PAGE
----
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Vancouver Island University board cancels its music programs in vote

The music department chair says the department has been told it will offer music electives to other students in the university, though no clear plan has been provided.
Several hundred letters of support were sent to the university board in support of VIU’s bachelor of music and jazz diploma programs before the decision, including from half a dozen Juno-award winners. VIA VANCOUVER ISLAND UNIVERSITY

Vancouver Island University’s board of governors has voted to shutter its longstanding music programs, which have been a staple of the institution since 1969, as a cost-cutting measure.

Music department chair Sasha Koerbler said the ­department was told it will offer music ­electives but that no clear plan has been provided.

Several hundred letters of support were sent to the ­university board in support of VIU’s bachelor of music and jazz diploma programs before the decision, including from half a dozen Juno award-winners, a former conductor and musical director at the Moscow ­Symphony Orchestra, and a number of regional music groups and associations.

A revival of VIU’s jazz diploma was supposed to happen this fall and some students were already registered in their classes, Koerbler said. 

At the meeting, VIU president Deborah Saucier brought up the possibility of mothballing VIU’s music building, saying it required about $4 million in repairs, Koerbler said.

Koerbler suspects the vote was swayed by that last-minute information, which had ­previously not been part of the discussions. “Why were we teaching in this building if the condition is so bad?” she asked. “In which building then are we [offering electives], if they’re mothballing this building?”

Koerbler said VIU was one of the first post-secondary institutions to offer student credentials in jazz — well before McGill’s four-year degree in jazz music that began in 1981.

The music department last bought new equipment decades ago, Koerbler said.

“We’ve just been continually cut, cut, cut — another slice and another slice since after the [2011 faculty] strike.”

Prior to the vote on Thursday, Nanaimo MLA Sheila Malcolmson said in a statement that she had confidence in VIU’s ability to support all of its current students and for them to “make the music world brighter here in Nanaimo and beyond.”

“If VIU chooses to shut down this program fully, this will be an independent operational decision of the institution and not influenced or directed by government,” said Malcolmson.

Provost Michael Quinn said in a statement Friday that VIU must be fiscally responsible as a public university. “These are difficult but necessary decisions that reflect a move towards VIU’s financial sustainability.”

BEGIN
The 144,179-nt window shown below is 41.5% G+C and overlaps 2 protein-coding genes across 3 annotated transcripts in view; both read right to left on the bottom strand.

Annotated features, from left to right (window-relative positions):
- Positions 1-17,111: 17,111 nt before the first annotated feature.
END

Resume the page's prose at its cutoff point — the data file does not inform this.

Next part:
Quinn, who was unavailable for an interview, confirmed there are plans to shutter the music building after a provincial assessment estimated repairing the building to “good” condition would cost $4.3 million.

Chief financial officer Emily Huner said Friday VIU has accumulated an operating deficit of $34.6 million since 2019, which will grow to $43.5 million with the approved 2024-25 deficit budget.

The university could run out of cash in as little as 18 months if a plan to cut expenses by 10 per cent doesn’t go ahead, according to a KPMG audit.

Emma Keeler-Dugas, a spokesperson for the Ministry of Post-Secondary Education and Future Skills, said in a statement that the ministry and VIU are in regular communication on the university’s “prudent” deficit mitigation plan.

Nanaimo singer and performer Joëlle Rabu said the loss of the program devastating for the mid-Island music community. Rabu, who tours internationally, said VIU was crucial in taking talented high schoolers and turning them into professional musicians.

“It’s the youth, that are coming out of high school jazz programs, or music training, voice training, they’re the ones that are going to be suffering.”

Carmella Luvisotto, band director of the Wellington Secondary School Jazz Academy, said the program losses will create a significant void for high school students looking to continue their music education.

Going elsewhere will cost “a lot more money,” she said. “VIU was the only place north or south of Nanaimo that has offered a jazz degree program. There’s nothing else like it on the Island, so my students are now going to have to leave.”

The 14 VIU board members either declined to comment or did not respond to multiple requests for comment from the Times Colonist.

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